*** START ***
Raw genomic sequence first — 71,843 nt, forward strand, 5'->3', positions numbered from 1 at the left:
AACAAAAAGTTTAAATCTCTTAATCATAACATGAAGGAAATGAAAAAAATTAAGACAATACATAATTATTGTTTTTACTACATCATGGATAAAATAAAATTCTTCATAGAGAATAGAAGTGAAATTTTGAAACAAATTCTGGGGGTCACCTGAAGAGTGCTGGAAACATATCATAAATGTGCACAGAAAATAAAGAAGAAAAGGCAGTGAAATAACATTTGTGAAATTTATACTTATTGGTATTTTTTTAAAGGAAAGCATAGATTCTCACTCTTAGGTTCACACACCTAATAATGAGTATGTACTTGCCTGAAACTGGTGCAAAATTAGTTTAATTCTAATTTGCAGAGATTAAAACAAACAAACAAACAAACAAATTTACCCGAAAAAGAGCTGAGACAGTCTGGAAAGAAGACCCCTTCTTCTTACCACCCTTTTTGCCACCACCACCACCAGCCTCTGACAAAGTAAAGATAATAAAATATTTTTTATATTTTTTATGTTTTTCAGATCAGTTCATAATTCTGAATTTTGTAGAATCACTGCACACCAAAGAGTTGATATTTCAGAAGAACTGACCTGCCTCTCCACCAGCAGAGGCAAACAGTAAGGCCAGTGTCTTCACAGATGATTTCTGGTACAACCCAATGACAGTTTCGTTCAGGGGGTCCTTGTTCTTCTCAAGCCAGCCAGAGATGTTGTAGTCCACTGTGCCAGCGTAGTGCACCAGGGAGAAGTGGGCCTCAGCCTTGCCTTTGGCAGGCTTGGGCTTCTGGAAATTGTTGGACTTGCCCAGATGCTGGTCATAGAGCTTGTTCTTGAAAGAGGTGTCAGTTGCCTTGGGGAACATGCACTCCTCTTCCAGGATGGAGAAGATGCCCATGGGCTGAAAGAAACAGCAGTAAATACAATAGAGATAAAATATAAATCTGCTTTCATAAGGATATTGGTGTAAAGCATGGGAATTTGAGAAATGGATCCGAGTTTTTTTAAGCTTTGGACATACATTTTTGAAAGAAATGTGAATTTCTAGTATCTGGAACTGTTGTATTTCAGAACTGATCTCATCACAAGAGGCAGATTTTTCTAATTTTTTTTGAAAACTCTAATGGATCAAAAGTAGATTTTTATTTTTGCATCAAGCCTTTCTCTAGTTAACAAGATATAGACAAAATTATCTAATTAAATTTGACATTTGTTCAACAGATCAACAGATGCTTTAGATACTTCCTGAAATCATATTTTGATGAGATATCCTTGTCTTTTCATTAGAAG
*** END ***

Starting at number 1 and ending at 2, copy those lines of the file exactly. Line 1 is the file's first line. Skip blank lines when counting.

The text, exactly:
Raw genomic sequence first — 71,843 nt, forward strand, 5'->3', positions numbered from 1 at the left:
AACAAAAAGTTTAAATCTCTTAATCATAACATGAAGGAAATGAAAAAAATTAAGACAATACATAATTATTGTTTTTACTACATCATGGATAAAATAAAATTCTTCATAGAGAATAGAAGTGAAATTTTGAAACAAATTCTGGGGGTCACCTGAAGAGTGCTGGAAACATATCATAAATGTGCACAGAAAATAAAGAAGAAAAGGCAGTGAAATAACATTTGTGAAATTTATACTTATTGGTATTTTTTTAAAGGAAAGCATAGATTCTCACTCTTAGGTTCACACACCTAATAATGAGTATGTACTTGCCTGAAACTGGTGCAAAATTAGTTTAATTCTAATTTGCAGAGATTAAAACAAACAAACAAACAAACAAATTTACCCGAAAAAGAGCTGAGACAGTCTGGAAAGAAGACCCCTTCTTCTTACCACCCTTTTTGCCACCACCACCACCAGCCTCTGACAAAGTAAAGATAATAAAATATTTTTTATATTTTTTATGTTTTTCAGATCAGTTCATAATTCTGAATTTTGTAGAATCACTGCACACCAAAGAGTTGATATTTCAGAAGAACTGACCTGCCTCTCCACCAGCAGAGGCAAACAGTAAGGCCAGTGTCTTCACAGATGATTTCTGGTACAACCCAATGACAGTTTCGTTCAGGGGGTCCTTGTTCTTCTCAAGCCAGCCAGAGATGTTGTAGTCCACTGTGCCAGCGTAGTGCACCAGGGAGAAGTGGGCCTCAGCCTTGCCTTTGGCAGGCTTGGGCTTCTGGAAATTGTTGGACTTGCCCAGATGCTGGTCATAGAGCTTGTTCTTGAAAGAGGTGTCAGTTGCCTTGGGGAACATGCACTCCTCTTCCAGGATGGAGAAGATGCCCATGGGCTGAAAGAAACAGCAGTAAATACAATAGAGATAAAATATAAATCTGCTTTCATAAGGATATTGGTGTAAAGCATGGGAATTTGAGAAATGGATCCGAGTTTTTTTAAGCTTTGGACATACATTTTTGAAAGAAATGTGAATTTCTAGTATCTGGAACTGTTGTATTTCAGAACTGATCTCATCACAAGAGGCAGATTTTTCTAATTTTTTTTGAAAACTCTAATGGATCAAAAGTAGATTTTTATTTTTGCATCAAGCCTTTCTCTAGTTAACAAGATATAGACAAAATTATCTAATTAAATTTGACATTTGTTCAACAGATCAACAGATGCTTTAGATACTTCCTGAAATCATATTTTGATGAGATATCCTTGTCTTTTCATTAGAAG